Role of the Sponsor: The funding body and the company donating the capsules had no role in the study design or conduct; in the data collection, management, analysis, or interpretation; or in the preparation, review, or approval of the manuscript.
Additional Authors/Members of the DOMInO Investigative Team:Lex W. Doyle, MBBS, PhD, Peter Anderson, MPsych, PhD, Neonatal Services, Royal Women's Hospital and University of Melbourne, Australia; Paul L. Else, PhD, Barbara J. Meyer, PhD, School of Health Sciences, University of Wollongong and Campbelltown Hospital, NSW, Australia; Paul Colditz, MBBS, PhD, Margo Pritchard, RN, PhD, Perinatal Research Centre and Neonatal Unit, Royal Brisbane and Women's Hospital and University of Queensland, Australia; Shao Zhou, BND, PhD, Carmel T. Collins, RM, RN, PhD, Zoe Gulpers, BSc, MPsych, Suzanne McCusker, BSc, Nicola Naccarella, MND, Karen Best, RM, RN, Helen Loudis, BSc, Women's and Children's Health Research Institute, Adelaide SA, Australia; Amanda Anderson, PhD, Elizabeth Griffith, BA, Grad Dip Pub Health, Data Management and Analysis Centre, School of Population Health and Clinical Practice, The University of Adelaide, Adelaide, Australia.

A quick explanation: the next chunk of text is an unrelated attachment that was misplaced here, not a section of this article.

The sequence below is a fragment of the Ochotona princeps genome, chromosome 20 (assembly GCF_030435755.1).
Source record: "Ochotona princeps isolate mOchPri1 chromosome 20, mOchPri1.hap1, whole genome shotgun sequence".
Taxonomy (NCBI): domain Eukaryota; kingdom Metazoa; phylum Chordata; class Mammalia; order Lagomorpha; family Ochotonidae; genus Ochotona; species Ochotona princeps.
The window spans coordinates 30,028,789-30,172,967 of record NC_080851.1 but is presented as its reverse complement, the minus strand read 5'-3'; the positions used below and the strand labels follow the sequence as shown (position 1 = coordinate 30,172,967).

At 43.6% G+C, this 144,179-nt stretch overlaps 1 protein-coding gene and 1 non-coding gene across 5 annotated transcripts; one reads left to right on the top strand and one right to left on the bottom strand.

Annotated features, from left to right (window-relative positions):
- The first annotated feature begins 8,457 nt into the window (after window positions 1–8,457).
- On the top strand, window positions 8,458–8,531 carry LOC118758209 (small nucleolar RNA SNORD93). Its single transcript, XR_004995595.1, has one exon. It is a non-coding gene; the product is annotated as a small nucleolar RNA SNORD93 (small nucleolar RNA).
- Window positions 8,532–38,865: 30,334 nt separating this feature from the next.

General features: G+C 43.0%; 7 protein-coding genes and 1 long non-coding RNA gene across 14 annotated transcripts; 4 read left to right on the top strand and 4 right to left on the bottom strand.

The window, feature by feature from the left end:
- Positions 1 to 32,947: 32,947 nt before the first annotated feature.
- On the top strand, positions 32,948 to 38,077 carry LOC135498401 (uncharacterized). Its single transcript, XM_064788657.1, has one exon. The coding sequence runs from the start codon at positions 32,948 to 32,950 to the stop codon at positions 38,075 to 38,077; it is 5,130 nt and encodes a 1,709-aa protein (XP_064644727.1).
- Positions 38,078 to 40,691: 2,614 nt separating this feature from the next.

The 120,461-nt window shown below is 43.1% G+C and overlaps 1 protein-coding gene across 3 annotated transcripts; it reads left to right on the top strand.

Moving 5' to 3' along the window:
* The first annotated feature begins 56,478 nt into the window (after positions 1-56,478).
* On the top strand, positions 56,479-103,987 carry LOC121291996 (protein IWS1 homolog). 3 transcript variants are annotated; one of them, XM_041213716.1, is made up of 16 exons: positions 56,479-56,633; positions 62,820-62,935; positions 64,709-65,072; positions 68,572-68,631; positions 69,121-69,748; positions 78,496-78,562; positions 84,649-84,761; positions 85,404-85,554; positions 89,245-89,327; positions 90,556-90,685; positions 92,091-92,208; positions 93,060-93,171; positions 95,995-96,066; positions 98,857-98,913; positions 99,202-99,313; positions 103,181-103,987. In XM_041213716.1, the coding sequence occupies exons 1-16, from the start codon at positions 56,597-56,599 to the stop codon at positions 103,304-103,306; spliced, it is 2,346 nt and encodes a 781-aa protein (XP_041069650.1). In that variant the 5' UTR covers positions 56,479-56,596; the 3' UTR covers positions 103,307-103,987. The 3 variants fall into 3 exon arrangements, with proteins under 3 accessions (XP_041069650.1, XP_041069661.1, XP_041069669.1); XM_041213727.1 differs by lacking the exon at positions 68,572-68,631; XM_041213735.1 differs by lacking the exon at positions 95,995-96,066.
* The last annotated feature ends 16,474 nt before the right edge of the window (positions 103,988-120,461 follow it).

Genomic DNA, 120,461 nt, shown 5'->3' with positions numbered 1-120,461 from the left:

Steering Committee: Maria Makrides, BSc, BND, PhD (chair), Robert A. Gibson, BSc, PhD (deputy chair), Andrew J. McPhee, MBBS, Lisa Yelland, BSc, Julie Quinlivan, MBBS, PhD, Philip Ryan, MBBS, BSc.
Serious Adverse Event Committee: Elinor Atkinson, MBBS, FRANZCOG (chair), Department of Obstetrics and Gynaecology, Flinders Medical Centre, Adelaide, Australia; Nick Manton, MBBS, FRCPA, Histopathology, Women's and Children's Hospital, Adelaide, Australia; Chad Andersen, MBBS, FRACP, Neonatal Medicine, Women's and Children's Hospital, Adelaide, Australia.
Additional Contributions: We thank the families who participated; the medical, nursing, and research staff in each participating center; the staff of the Child Nutrition Research Centre; and the staff of the Data Management and Analysis Centre, University of Adelaide, Adelaide, Australia.